The ball they use is a unique ball, however. It is a sort of oval shape, like a football, but much wider and rounder. This is important because in Rugby, the ball can do a lot of bouncing. When players are running the ball up the field, if they get tackled the must drop the ball, but the game keeps going. In American Football, when a player gets tackled, that is the end of the “play”, but in Rugby, the play keeps going until the ball is out of bounds, or someone scores.

Also, players can kick the ball up the field while they play, but they cannot pass the ball forward to their teammates, only sideways or backwards.

All of these rules add up to a very energetic and fast-paced game that many Irish people love.

If there is one game, however, that the Irish really take pride in, it is Hurling. Hurling is a game straight from Ireland, and only played in Ireland. In Hurling, players use a hockey-stick like club called a hurley to hit a ball (a sliotar) over the other team’s goal for one point, or through the goal posts for three points.

There are many complex rules for passing and moving the ball up the field, but it might be best to ask an Irish person. Hurley tends to be one of their favorite subjects to talk about, because it is a point of pride for them. Most people in the world have never heard of it, or don’t understand it when it is explained to them, because it is quite complicated. On top of that, it is an incredibly fast-paced game that requires a great amount of strength, intelligence, and speed. Also, there are no professional Hurley teams. It is simply played by people who love the game.

From the sounds of Rugby and Hurling, it might appear that the Irish only play very intense, physically demanding games. While this is often true, they have their slow-paced games as well.

One very low-key game that the Irish have been known to play (in certain parts of the country) is road-bowling. Usually played on a Sunday, or a day when people have plenty of free time, road-bowling is a little bit like golf.

Basically, players take softball-sized heavy balls, and try to roll them down seldom-used country roads to a designated destination. Most of the roads in Ireland are quite narrow and winding, so road-bowling can take a while. A player will roll a ball as far as he or she can, pick it up where it stopped, and roll again, keeping track of the number of turns it takes to finish. If it sounds a little strange, it probably is. Many Irish people agree that it’s a sort of strange pastime, and it is mostly played to be social. When you’re driving in Ireland, it pays to be careful, because there’s no telling when you’ll come across a group of road-bowlers.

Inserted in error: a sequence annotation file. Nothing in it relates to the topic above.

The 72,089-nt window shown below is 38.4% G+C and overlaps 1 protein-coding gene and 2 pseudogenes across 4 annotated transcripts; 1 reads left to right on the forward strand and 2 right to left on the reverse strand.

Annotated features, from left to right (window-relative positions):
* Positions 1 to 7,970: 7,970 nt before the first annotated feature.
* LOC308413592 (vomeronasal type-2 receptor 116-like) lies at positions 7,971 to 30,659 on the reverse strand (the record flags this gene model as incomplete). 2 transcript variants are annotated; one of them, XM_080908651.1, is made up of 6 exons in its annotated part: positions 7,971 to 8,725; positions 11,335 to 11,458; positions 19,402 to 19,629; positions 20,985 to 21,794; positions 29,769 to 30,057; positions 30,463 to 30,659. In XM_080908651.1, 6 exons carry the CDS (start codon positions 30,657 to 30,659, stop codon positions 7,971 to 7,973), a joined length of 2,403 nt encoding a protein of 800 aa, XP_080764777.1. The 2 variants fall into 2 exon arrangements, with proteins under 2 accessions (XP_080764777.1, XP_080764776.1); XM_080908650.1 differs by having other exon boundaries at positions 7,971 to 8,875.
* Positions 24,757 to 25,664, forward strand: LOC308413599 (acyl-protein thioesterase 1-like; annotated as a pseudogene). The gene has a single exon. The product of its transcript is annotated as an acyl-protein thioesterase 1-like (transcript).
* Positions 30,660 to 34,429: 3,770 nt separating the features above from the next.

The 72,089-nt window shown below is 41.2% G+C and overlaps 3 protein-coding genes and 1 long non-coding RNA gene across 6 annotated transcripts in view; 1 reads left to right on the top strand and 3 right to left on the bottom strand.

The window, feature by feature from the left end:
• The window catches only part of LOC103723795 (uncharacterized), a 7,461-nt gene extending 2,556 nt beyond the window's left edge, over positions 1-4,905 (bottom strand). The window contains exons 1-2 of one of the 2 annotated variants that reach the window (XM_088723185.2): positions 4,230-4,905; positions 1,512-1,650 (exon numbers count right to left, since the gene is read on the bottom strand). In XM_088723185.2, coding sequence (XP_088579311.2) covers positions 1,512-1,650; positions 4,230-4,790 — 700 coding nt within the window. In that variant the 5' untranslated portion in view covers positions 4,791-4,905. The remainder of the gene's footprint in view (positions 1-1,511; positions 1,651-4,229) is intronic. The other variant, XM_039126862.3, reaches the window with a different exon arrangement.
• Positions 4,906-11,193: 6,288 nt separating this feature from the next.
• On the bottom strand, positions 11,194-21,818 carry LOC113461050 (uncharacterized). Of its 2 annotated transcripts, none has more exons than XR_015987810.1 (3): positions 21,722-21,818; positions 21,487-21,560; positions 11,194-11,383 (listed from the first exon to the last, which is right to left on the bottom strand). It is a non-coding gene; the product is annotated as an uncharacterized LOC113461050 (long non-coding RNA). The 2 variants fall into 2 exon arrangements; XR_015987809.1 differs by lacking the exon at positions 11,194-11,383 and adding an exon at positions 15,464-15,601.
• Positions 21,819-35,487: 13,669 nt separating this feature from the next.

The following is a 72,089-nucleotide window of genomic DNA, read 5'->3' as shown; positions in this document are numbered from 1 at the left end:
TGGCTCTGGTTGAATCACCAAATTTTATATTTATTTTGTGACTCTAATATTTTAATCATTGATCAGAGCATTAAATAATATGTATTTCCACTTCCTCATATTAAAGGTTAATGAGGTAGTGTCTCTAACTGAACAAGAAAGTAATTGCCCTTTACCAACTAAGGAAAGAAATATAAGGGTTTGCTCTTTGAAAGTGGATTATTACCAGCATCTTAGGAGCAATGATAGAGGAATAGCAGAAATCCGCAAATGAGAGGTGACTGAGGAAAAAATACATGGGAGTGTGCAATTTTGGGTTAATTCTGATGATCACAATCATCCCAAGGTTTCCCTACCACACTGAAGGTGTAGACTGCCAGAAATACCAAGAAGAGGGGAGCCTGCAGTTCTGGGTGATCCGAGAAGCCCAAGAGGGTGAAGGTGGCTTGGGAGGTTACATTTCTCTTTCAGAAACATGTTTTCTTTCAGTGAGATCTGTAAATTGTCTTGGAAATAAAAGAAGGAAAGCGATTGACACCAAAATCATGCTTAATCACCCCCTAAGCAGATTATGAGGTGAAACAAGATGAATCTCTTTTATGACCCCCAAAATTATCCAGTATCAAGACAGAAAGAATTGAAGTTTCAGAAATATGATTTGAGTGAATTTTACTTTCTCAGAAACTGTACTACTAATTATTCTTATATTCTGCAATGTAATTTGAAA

Croquet was also said to have been developed in Ireland. Croquet is a leisurely lawn-game where players use a mallet to take turns hitting balls through a series of gates or “wickets”.

Of course, if the weather doesn’t permit outdoor festivities and games, the Irish Nation have lots of games to be played indoors by the fire. Playing darts is very popular, card games, pool, and snooker.

Irish Fashion – Irish Culture for kids

Ireland can be a pretty cold and rainy place throughout the year, so much of their fashion and dress is based on that fact. A raincoat, although maybe not fashionable, is one of the most important pieces of clothing that a person can own, and comes in handy all the time.

Depending on the location, the fashion trends will change. In many of the coastal villages and fishing towns it is very common to see sturdy boots, comfortable pants or jeans, and something warm to wear on top of it all. In areas like County Wicklow, there are lots of sheep which have wool that is spun into some of the best sweaters around. So in the colder rainier villages, a good warm sweater is easy to find, and for good reason. When cotton gets wet, it tends to make a person colder. Wool, on the other hand is resistant to water, which keeps the wearer warm, so it is quite popular in Ireland. Lastly, to keep the head warm and rain out of the eyes, a flat-cap might be worn by many of these Irish folks. The flat cap used to be called a “bonnet” until about 700 years ago, and now they are easy to find all over the US, mostly thanks to Irish influence.

When not in a coastal village, it is likely that the fashion is somewhat similar. Like Irish food and Irish customs, they often dress plainly, without unneeded frills and accessories. What is woolen and warm will usually do the job, and earth-colors are the most prominent shades. There are lots of deep greens, soft browns, and grays. It would be someone out of the ordinary to see a very brightly colored flat-cap, for example.

In Dublin, Cork, or Belfast, for example, a greater variety of fashions might present themselves. In big cities in general, it is much easier to find a wide variety of styles and dresses. The average Irish fashion for modern clothing is quite similar to what can be found in Western Europe of the US. Jeans and T-shirts are the standard among most young people. The range of Irish fashion is as broad as any country. Most people probably dress somewhat simply, and other people are more interested in wearing intricate and flashy clothing.